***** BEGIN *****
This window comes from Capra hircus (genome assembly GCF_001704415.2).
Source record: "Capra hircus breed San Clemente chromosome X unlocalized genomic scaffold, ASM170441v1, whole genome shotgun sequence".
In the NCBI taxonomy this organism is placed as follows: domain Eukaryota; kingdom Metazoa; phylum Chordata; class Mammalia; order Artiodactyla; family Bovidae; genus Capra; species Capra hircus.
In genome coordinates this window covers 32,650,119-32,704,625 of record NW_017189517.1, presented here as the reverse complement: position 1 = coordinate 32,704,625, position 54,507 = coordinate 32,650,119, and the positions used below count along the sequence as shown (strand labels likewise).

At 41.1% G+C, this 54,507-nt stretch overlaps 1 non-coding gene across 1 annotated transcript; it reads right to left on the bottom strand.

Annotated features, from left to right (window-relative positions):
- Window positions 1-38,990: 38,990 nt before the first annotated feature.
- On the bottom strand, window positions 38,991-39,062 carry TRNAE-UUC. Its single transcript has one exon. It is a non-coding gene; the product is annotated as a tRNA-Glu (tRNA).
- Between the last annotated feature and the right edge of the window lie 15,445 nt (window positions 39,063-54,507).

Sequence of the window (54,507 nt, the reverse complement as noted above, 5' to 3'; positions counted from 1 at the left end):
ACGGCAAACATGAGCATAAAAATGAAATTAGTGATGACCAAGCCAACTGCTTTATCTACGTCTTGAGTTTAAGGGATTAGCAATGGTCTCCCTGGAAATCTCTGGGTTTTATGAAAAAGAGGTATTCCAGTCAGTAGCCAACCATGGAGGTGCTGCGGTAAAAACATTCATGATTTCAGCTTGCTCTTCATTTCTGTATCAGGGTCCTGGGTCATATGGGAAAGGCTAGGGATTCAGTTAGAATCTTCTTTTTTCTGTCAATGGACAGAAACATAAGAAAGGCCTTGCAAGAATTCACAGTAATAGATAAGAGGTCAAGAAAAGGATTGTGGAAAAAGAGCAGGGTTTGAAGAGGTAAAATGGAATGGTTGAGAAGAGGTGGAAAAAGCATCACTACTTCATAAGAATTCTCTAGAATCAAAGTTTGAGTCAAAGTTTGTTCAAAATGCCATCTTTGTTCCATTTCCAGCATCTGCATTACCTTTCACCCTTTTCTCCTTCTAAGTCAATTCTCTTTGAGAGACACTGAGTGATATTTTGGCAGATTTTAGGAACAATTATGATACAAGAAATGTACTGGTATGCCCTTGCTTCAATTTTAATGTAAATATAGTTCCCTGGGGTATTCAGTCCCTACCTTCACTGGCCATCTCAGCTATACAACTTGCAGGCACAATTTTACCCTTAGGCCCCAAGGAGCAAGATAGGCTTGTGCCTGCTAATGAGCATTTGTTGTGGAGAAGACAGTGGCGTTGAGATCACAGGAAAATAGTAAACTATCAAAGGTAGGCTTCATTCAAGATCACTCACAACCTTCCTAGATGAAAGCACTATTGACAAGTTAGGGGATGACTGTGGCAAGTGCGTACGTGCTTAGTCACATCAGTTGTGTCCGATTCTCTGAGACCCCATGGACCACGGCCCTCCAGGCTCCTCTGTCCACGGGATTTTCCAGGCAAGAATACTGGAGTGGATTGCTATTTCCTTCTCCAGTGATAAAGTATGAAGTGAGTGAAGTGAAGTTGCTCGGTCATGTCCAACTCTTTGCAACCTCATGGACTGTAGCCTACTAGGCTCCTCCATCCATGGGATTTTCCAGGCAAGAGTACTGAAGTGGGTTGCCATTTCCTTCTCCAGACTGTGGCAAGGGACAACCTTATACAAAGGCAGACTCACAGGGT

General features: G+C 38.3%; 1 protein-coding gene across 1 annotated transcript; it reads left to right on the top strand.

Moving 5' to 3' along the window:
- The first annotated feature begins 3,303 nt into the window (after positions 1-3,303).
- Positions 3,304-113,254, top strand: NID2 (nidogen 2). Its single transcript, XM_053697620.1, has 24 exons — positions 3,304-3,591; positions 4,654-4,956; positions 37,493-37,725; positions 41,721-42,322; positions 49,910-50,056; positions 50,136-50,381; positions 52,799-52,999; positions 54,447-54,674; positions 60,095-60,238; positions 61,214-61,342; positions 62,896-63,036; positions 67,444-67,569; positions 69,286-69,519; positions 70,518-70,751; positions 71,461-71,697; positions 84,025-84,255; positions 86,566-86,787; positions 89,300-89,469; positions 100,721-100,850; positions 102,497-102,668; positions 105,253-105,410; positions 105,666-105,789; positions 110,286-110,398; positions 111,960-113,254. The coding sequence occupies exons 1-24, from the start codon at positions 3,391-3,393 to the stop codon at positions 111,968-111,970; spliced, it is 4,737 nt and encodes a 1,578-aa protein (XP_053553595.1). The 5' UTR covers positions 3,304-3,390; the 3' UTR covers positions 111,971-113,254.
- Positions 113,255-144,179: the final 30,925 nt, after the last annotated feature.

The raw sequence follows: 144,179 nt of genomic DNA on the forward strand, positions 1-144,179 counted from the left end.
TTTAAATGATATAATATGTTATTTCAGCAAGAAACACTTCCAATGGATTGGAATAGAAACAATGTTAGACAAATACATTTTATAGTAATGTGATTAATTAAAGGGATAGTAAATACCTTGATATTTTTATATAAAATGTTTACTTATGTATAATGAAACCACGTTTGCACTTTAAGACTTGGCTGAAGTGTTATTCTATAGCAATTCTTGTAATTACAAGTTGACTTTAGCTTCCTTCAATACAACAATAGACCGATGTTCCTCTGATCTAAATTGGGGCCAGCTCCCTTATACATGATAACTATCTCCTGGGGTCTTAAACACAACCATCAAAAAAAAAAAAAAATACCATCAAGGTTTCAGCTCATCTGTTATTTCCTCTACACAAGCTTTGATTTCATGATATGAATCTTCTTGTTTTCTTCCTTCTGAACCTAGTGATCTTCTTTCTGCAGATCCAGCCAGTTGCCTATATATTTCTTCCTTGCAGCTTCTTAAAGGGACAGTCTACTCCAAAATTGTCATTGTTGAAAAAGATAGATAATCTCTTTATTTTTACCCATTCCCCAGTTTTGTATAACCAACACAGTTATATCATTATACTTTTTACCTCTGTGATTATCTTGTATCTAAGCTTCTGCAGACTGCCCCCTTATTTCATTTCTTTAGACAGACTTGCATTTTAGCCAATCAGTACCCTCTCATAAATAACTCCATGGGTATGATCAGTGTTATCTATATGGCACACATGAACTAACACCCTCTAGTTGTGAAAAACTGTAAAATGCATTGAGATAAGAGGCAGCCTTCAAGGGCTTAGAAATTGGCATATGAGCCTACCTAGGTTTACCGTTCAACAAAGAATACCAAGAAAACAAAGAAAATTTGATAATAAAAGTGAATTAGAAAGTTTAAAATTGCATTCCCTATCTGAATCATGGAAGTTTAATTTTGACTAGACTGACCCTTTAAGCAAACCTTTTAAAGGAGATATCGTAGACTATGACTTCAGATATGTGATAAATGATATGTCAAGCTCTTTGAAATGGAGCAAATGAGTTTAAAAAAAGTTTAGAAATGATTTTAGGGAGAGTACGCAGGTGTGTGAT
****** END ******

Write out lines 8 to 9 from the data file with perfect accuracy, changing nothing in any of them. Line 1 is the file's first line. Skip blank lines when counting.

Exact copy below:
- On the bottom strand, window positions 38,991-39,062 carry TRNAE-UUC. Its single transcript has one exon. It is a non-coding gene; the product is annotated as a tRNA-Glu (tRNA).
- Between the last annotated feature and the right edge of the window lie 15,445 nt (window positions 39,063-54,507).